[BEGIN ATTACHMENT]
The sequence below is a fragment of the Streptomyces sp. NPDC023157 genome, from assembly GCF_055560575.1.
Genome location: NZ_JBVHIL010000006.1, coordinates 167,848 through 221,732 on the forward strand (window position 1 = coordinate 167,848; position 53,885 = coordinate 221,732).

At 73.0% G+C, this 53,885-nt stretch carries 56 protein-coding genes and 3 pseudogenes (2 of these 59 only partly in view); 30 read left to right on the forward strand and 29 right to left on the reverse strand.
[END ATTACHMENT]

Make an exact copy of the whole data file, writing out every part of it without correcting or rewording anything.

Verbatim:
The sequence below is a fragment of the Streptomyces sp. NPDC023157 genome, from assembly GCF_055560575.1.
Genome location: NZ_JBVHIL010000006.1, coordinates 167,848 through 221,732 on the forward strand (window position 1 = coordinate 167,848; position 53,885 = coordinate 221,732).

At 73.0% G+C, this 53,885-nt stretch carries 56 protein-coding genes and 3 pseudogenes (2 of these 59 only partly in view); 30 read left to right on the forward strand and 29 right to left on the reverse strand.